Format:
NOOK Book
File size:
347 KB

Meet the Author

Novelist and miscellaneous writer, born at Stapleton near Bristol, married in 1809 Thomas A.T., a barrister, who fell into financial misfortune. She then in 1827 went with her family to Cincinnati, where the efforts which she made to support herself were unsuccessful. On her return to England, however, she brought herself into notice by publishing Domestic Manners of the Americans [1832], in which she gave a very unfavorable and grossly exaggerated account of the subject; and a novel, The Refugee in America, pursued it on similar lines. Next came The Abbess and Belgium and Western Germany, and other works of the same kind on Paris and the Parisians, and Vienna and the Austrians followed. Thereafter she continued to pour forth novels and books on miscellaneous subjects, writing in all over 100 vols. Though possessed of considerable powers of observation and a sharp and caustic wit, such an output was fatal to permanent literary success, and none of her books are now read. She spent the last 20 years of her life at Florence, where she died in 1863. Her third son was Anthony Trollope, the well-known novelist.

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Domestic Manners of the Americans 4 out of 5 based on 0 ratings. 3 reviews.
JerriUkeles More than 1 year ago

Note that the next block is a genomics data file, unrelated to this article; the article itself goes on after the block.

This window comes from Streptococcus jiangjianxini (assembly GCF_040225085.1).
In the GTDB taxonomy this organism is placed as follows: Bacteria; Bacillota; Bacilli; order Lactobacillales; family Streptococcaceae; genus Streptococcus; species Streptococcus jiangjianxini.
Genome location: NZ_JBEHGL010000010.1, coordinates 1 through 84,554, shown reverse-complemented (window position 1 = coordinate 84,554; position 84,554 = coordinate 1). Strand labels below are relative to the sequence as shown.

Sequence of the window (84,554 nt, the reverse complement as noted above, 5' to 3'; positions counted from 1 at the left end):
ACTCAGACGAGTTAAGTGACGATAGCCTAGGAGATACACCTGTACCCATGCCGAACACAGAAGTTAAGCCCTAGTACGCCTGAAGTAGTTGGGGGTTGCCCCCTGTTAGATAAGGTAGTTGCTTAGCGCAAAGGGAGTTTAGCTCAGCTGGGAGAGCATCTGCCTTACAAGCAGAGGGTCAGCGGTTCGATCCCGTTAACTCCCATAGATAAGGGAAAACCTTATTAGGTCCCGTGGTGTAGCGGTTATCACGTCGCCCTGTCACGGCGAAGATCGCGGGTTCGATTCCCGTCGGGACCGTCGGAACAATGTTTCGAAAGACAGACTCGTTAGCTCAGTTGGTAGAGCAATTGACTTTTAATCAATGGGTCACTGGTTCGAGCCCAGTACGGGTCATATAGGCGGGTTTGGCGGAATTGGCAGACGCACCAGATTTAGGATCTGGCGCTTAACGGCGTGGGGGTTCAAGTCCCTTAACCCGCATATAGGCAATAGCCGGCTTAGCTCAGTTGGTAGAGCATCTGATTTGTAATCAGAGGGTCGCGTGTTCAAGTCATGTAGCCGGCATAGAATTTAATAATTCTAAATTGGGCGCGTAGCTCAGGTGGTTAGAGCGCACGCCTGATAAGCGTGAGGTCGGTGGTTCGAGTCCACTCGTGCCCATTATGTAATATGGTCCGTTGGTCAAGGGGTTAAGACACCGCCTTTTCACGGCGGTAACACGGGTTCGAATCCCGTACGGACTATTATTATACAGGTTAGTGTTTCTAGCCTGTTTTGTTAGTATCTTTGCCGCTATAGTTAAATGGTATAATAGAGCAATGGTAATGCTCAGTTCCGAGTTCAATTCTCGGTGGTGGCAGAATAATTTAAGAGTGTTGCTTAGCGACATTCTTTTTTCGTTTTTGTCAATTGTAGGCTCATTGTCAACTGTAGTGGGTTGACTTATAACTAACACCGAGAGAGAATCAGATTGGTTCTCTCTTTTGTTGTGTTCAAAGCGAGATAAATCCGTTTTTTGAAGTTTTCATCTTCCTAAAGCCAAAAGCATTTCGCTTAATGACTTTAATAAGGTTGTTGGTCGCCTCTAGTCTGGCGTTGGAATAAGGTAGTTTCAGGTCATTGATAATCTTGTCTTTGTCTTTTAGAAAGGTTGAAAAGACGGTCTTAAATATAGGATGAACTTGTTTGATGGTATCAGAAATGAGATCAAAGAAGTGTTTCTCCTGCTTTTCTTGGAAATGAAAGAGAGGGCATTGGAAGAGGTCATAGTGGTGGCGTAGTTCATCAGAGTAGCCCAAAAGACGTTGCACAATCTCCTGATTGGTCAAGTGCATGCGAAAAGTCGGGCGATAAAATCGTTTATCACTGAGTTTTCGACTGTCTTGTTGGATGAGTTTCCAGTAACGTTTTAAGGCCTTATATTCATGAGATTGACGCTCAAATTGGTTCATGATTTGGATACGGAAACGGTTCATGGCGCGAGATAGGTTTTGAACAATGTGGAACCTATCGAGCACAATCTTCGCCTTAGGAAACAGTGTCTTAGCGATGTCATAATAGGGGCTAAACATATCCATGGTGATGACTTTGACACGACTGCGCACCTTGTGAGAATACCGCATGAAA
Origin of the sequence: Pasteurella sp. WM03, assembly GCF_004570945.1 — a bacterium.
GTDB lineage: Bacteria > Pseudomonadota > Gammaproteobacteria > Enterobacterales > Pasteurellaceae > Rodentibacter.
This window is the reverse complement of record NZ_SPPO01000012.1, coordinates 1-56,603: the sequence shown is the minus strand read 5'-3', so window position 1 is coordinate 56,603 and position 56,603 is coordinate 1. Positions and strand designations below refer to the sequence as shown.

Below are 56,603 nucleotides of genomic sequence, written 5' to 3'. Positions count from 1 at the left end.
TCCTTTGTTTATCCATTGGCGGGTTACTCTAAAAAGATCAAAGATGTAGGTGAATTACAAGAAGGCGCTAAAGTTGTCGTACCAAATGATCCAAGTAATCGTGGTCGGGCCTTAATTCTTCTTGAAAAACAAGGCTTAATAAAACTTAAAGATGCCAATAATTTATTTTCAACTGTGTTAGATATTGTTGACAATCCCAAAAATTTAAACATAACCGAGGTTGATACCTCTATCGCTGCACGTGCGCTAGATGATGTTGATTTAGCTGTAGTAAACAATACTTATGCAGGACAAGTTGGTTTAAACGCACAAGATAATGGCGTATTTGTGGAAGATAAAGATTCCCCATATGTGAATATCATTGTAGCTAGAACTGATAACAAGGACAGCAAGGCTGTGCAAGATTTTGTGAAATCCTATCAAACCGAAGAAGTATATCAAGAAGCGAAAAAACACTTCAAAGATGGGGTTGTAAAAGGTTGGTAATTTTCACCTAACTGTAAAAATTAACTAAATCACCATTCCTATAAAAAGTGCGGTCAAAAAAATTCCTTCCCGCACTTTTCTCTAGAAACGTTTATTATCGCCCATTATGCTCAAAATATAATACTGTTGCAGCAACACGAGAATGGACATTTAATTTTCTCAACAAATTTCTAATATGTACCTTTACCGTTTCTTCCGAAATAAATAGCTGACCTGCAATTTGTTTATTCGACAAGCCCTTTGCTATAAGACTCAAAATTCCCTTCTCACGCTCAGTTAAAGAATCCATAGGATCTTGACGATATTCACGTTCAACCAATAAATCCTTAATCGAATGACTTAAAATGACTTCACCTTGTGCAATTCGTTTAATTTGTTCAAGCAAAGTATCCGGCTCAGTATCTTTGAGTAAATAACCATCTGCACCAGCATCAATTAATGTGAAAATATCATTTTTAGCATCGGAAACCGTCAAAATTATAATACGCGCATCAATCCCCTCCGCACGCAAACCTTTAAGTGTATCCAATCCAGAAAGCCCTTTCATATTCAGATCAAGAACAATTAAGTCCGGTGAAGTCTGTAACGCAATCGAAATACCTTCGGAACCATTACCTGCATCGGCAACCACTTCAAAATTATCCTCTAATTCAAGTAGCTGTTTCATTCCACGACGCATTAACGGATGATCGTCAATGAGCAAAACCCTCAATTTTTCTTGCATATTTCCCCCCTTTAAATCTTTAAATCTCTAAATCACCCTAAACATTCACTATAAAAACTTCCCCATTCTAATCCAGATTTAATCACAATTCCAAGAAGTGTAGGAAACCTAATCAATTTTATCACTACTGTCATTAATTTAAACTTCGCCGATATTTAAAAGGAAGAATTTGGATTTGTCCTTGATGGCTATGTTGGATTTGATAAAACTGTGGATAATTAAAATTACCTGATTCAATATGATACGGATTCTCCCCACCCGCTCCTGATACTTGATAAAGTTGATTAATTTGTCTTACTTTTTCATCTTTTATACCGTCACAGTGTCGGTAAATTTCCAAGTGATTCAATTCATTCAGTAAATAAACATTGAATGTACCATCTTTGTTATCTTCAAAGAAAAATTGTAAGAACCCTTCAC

Frances Trollope was, as Mark Twain put it, "handsomely cursed and reviled by this nation." Yet she did no more than tell the truth as she knew it. Dame Trollope came from England in 1827 to make her fortune by opening a department store on the American frontier. She settled in the booming town of Cincinnatti, Ohio, then with a population of 20,000, where she thought a fortune could easily be made. Failing to see the real needs of the settlers she didn't yet know, she didn't make that fortune and was made all but destitute by the experience. Her disparagement of America is thus suspected by many of her critics to have rooted in malice. Such motives are futile to prove, however, and it is sufficient to consider her criticism stems from her reputably refined sensibilities as and Englishwoman, one who observed with some disconcertion the comparatively unbridled ways of Americans. Whatever her prejudice, her scrutiny of life in the new world nonetheless equals that of her exceedingly more favored contemporary from France. The reproval she elicits from Americans in part has to do with how her book, Domestic Manners of the Americans, was received in England. Released to the public in March 1832, it auspiciously concurred with debates in the British Parliament over democratic reform, when agitation for a new Reform Bill modelled on American government feverishly gripped the Whigs and the Tories. The Tories, seeking to curb democratic privileges, seized at Trollope's belittlement of American democracy, what she painted as no more than the pretense and propaganda of the economically endowed landower. The Whig supporters of the Reform Bill countered by denouncing her undemocratic cast. Ordinary Britons, meanwhile, were eating her book up for its lurid account of American life. Mrs. Trollope had found her success at last: at the age of fifty-two she became a literary sensation, thereupon setting her course on the writing of travel books and novels. The fact is, Domestic Manners outraged most contemporary American readers because they saw it as irresponsible and unfavorably disposed in its reporting. Still, newspapers all over the country quoted long sections from her book along with reviling commentaries. Today we value her vivid picture of travel and accomodations as much as her opinion on postcolonial American politics and society while keeping in mind that her experiences were not, by and large, fortunate. What counts here, however, is the detail with which she embroiders the records of her travel. After leaving Cincinnatti, Mrs. Trollope and her party traveled by stagecoach over the Alleghenies. A harsh journey, Trollope vividly describes it in what may be one of the more surprisingly favorable passages of her entire two-year visit. Commencing at Cumberland, Maryland, in 1808, it was in nine years to stretch some 130 miles across the Alleghenies to Wheeling, Virginia. In 1833 it extended to Columbus, Ohio, and twenty years later to Vandalia, Illinois. Trollope makes this sometimes perilous and turbulent ride sublimely picturesque. Trollope gradually progresses from rancor to rapture, though, of course, always retaining her faculty for precision and minutia and her talent for enunciating what most people only vaguely sense.